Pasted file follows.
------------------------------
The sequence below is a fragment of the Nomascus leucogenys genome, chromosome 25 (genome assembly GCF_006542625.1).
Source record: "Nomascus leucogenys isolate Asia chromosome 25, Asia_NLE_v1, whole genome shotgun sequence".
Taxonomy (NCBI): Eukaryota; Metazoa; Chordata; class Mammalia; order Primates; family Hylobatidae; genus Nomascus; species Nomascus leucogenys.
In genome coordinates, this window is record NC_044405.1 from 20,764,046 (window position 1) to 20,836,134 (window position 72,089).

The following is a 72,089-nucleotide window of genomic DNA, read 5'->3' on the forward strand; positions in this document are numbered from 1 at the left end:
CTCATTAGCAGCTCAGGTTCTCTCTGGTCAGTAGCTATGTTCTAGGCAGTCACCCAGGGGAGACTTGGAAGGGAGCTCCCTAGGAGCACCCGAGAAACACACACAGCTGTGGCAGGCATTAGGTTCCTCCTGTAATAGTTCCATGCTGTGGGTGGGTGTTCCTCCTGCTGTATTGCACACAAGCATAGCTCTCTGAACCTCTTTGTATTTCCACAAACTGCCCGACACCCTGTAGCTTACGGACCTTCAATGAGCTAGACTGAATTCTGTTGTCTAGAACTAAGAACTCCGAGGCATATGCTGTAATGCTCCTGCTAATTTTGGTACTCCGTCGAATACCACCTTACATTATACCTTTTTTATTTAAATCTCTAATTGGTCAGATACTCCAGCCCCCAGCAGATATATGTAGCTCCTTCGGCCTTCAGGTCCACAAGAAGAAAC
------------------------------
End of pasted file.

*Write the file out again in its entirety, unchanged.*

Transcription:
The sequence below is a fragment of the Nomascus leucogenys genome, chromosome 25 (genome assembly GCF_006542625.1).
Source record: "Nomascus leucogenys isolate Asia chromosome 25, Asia_NLE_v1, whole genome shotgun sequence".
Taxonomy (NCBI): Eukaryota; Metazoa; Chordata; class Mammalia; order Primates; family Hylobatidae; genus Nomascus; species Nomascus leucogenys.
In genome coordinates, this window is record NC_044405.1 from 20,764,046 (window position 1) to 20,836,134 (window position 72,089).

The following is a 72,089-nucleotide window of genomic DNA, read 5'->3' on the forward strand; positions in this document are numbered from 1 at the left end:
CTCATTAGCAGCTCAGGTTCTCTCTGGTCAGTAGCTATGTTCTAGGCAGTCACCCAGGGGAGACTTGGAAGGGAGCTCCCTAGGAGCACCCGAGAAACACACACAGCTGTGGCAGGCATTAGGTTCCTCCTGTAATAGTTCCATGCTGTGGGTGGGTGTTCCTCCTGCTGTATTGCACACAAGCATAGCTCTCTGAACCTCTTTGTATTTCCACAAACTGCCCGACACCCTGTAGCTTACGGACCTTCAATGAGCTAGACTGAATTCTGTTGTCTAGAACTAAGAACTCCGAGGCATATGCTGTAATGCTCCTGCTAATTTTGGTACTCCGTCGAATACCACCTTACATTATACCTTTTTTATTTAAATCTCTAATTGGTCAGATACTCCAGCCCCCAGCAGATATATGTAGCTCCTTCGGCCTTCAGGTCCACAAGAAGAAAC